Date: 2023-11-06 18:08
Tags: writing

Week Two is almost upon us. shudders theatrically
When I started NaNoWriMo (a long time ago), everyone talked about the Week Two Blues. Oh it was going to be so hard to write then, because you saw how bad your book was. Or you were bored. Or you just didn’t like the idea as much as you thought.
I knew before Week Two even started, that I could expect suffering.
Did I suffer? No. I finished my book in ten days. It’s uneditable and un-salvageable, but it was the first time I felt like a novelist.
Two years later, I knew what the Week Two blues was. I hated my book. I hated my story, and I wanted to MURDER my main character.
I thought about abandoning my book. Instead, I gave myself a day to whine.
The next day, I opened my book file and read the main chapter, and you know what? The first chapter was kinda solid.
I skipped to the end of the book and wrote onward.
Ever since, the feeling did creep back at times, but I almost always battled it.

Here are some tricks on how I beat the Week Two Blues over the years:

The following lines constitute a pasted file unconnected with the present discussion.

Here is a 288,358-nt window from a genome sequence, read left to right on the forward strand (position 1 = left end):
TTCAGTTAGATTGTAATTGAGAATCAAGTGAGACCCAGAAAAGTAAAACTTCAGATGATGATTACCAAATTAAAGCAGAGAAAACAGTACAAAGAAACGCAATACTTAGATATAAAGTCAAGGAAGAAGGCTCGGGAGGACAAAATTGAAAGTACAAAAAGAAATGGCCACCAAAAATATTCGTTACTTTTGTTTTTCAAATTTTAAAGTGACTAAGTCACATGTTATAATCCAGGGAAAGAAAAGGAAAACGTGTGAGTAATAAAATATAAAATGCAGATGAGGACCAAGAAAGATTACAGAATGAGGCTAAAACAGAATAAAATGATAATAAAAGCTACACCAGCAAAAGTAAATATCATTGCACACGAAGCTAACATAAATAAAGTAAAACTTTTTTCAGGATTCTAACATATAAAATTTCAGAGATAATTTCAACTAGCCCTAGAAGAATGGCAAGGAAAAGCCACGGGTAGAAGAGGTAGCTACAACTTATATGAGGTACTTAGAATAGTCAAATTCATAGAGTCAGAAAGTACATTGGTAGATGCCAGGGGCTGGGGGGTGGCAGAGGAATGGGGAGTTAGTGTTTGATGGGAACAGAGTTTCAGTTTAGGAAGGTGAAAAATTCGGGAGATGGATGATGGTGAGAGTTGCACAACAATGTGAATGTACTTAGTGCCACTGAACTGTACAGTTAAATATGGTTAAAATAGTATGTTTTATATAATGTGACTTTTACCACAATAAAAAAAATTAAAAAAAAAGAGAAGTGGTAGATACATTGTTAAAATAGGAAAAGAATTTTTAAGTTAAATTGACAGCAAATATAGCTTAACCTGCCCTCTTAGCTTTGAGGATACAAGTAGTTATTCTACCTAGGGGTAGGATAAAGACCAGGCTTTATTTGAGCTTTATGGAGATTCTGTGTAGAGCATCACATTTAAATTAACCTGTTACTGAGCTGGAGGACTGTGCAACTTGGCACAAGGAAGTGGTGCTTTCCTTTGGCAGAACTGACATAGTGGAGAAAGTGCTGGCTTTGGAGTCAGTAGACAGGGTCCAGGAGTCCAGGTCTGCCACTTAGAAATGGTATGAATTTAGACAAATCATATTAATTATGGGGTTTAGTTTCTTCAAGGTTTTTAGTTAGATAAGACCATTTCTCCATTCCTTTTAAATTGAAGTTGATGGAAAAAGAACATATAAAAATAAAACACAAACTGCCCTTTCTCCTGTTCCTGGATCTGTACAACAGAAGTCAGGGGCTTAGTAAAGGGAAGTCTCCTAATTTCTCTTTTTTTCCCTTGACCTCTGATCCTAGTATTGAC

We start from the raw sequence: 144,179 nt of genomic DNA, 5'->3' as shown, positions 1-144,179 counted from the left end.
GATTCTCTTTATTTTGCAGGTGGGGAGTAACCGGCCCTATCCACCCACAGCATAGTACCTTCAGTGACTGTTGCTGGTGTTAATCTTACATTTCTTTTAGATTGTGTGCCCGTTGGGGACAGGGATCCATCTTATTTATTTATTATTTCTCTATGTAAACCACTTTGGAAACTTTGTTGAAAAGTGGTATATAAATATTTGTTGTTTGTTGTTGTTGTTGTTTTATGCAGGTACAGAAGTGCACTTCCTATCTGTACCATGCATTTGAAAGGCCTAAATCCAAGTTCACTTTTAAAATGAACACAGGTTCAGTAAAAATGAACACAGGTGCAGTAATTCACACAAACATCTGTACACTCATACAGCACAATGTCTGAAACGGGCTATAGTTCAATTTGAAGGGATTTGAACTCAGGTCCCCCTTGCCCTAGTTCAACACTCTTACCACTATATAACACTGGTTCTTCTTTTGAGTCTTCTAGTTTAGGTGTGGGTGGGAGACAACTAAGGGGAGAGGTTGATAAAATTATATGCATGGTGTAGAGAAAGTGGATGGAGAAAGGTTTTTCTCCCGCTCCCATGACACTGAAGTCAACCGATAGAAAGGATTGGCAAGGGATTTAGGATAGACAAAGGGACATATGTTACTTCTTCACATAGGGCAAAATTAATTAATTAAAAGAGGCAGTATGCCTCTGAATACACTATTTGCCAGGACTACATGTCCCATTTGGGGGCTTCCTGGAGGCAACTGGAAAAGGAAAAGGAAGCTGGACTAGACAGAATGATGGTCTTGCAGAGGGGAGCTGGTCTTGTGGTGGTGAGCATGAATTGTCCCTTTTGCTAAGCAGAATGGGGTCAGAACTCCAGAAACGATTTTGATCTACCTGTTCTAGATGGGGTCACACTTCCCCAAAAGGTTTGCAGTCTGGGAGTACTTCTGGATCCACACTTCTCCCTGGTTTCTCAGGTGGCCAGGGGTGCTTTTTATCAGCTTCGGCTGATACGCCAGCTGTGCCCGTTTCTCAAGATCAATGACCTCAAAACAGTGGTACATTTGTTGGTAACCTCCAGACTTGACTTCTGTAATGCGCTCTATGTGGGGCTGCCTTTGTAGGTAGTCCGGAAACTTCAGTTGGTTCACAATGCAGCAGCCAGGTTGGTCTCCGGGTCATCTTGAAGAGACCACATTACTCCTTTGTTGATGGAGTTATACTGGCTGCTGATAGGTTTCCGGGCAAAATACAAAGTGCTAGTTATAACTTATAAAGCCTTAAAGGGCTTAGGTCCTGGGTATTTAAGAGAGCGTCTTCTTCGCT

1. Write a journal entry about it. If you don’t want to be negative in your journal, get a piece of paper.
    Whine a lot on paper, scream about your character in your journal, get frustrated about that plot point. The journal is like an anti-venom.
    Once you’ve vented, write a scene that’s completely out of sequence, it could be a prequel, or just an insignificant plot point, or a sidetrack, where you just write your character in a scene that doesn’t fit in the novel.
  2. Take a bit of distance, just like I did in my example. If you are anxious about your writing like I am, you will be back tomorrow.
  3. Write a candybar scene. What scene were you looking forward to writing the moment you started plotting? Or what happens to your main character in a certain situation that makes you want to go all gleeful? Write it as a kind of palate cleanser. You don’t have to keep it like that, it’s just to help you to get back to your book.
  4. Write a letter to someone about how you love your idea and character, or write a letter from your main character’s perspective to a secondary character.
  5. Look at your plot. Where do you lose interest and why? Is there a point where you can skip ahead to, making notes of where to go along the way.
  6. If all else fails, write something else. Something short. Don’t start another novel, because before long your hard drive is going to be FULL of abandoned projects.
    So write that short story perhaps, or a blog post. Just get out of your character’s POV and into another for a little bit.

First and foremost though, don’t let people scare you into fearing losing touch with your book. Like in my first two years, I wrote my novel and that was that.

Write on,